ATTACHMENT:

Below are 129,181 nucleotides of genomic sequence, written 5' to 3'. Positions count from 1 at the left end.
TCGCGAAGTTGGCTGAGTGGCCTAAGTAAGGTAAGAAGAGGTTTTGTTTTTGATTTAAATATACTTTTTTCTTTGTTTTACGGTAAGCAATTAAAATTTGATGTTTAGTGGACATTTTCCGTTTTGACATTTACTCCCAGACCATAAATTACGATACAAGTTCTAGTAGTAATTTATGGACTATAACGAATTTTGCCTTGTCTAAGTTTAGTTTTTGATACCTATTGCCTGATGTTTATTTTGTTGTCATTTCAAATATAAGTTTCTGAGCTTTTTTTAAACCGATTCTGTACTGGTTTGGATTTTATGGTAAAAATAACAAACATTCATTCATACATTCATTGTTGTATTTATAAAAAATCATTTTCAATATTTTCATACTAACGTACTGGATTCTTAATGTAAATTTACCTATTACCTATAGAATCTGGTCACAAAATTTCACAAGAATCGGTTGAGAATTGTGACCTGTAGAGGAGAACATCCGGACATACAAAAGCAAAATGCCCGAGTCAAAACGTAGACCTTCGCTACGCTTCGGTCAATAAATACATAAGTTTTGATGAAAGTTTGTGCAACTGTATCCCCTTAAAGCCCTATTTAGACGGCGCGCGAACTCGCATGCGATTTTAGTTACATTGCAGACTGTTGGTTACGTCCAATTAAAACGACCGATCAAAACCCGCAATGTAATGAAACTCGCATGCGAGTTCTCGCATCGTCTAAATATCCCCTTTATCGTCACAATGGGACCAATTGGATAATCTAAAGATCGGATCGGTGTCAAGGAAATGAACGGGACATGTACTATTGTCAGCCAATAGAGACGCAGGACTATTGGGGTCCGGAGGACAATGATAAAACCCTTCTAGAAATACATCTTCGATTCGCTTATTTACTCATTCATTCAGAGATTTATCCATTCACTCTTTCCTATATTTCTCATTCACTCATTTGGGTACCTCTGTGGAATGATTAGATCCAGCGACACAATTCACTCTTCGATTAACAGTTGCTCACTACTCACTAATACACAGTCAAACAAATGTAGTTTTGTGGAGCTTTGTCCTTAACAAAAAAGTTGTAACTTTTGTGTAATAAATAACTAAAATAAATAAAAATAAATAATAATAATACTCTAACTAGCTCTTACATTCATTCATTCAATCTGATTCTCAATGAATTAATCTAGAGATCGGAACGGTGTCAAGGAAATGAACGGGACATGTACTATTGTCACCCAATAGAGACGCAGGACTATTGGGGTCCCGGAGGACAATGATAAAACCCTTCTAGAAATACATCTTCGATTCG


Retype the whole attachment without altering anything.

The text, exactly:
Below are 129,181 nucleotides of genomic sequence, written 5' to 3'. Positions count from 1 at the left end.
TCGCGAAGTTGGCTGAGTGGCCTAAGTAAGGTAAGAAGAGGTTTTGTTTTTGATTTAAATATACTTTTTTCTTTGTTTTACGGTAAGCAATTAAAATTTGATGTTTAGTGGACATTTTCCGTTTTGACATTTACTCCCAGACCATAAATTACGATACAAGTTCTAGTAGTAATTTATGGACTATAACGAATTTTGCCTTGTCTAAGTTTAGTTTTTGATACCTATTGCCTGATGTTTATTTTGTTGTCATTTCAAATATAAGTTTCTGAGCTTTTTTTAAACCGATTCTGTACTGGTTTGGATTTTATGGTAAAAATAACAAACATTCATTCATACATTCATTGTTGTATTTATAAAAAATCATTTTCAATATTTTCATACTAACGTACTGGATTCTTAATGTAAATTTACCTATTACCTATAGAATCTGGTCACAAAATTTCACAAGAATCGGTTGAGAATTGTGACCTGTAGAGGAGAACATCCGGACATACAAAAGCAAAATGCCCGAGTCAAAACGTAGACCTTCGCTACGCTTCGGTCAATAAATACATAAGTTTTGATGAAAGTTTGTGCAACTGTATCCCCTTAAAGCCCTATTTAGACGGCGCGCGAACTCGCATGCGATTTTAGTTACATTGCAGACTGTTGGTTACGTCCAATTAAAACGACCGATCAAAACCCGCAATGTAATGAAACTCGCATGCGAGTTCTCGCATCGTCTAAATATCCCCTTTATCGTCACAATGGGACCAATTGGATAATCTAAAGATCGGATCGGTGTCAAGGAAATGAACGGGACATGTACTATTGTCAGCCAATAGAGACGCAGGACTATTGGGGTCCGGAGGACAATGATAAAACCCTTCTAGAAATACATCTTCGATTCGCTTATTTACTCATTCATTCAGAGATTTATCCATTCACTCTTTCCTATATTTCTCATTCACTCATTTGGGTACCTCTGTGGAATGATTAGATCCAGCGACACAATTCACTCTTCGATTAACAGTTGCTCACTACTCACTAATACACAGTCAAACAAATGTAGTTTTGTGGAGCTTTGTCCTTAACAAAAAAGTTGTAACTTTTGTGTAATAAATAACTAAAATAAATAAAAATAAATAATAATAATACTCTAACTAGCTCTTACATTCATTCATTCAATCTGATTCTCAATGAATTAATCTAGAGATCGGAACGGTGTCAAGGAAATGAACGGGACATGTACTATTGTCACCCAATAGAGACGCAGGACTATTGGGGTCCCGGAGGACAATGATAAAACCCTTCTAGAAATACATCTTCGATTCG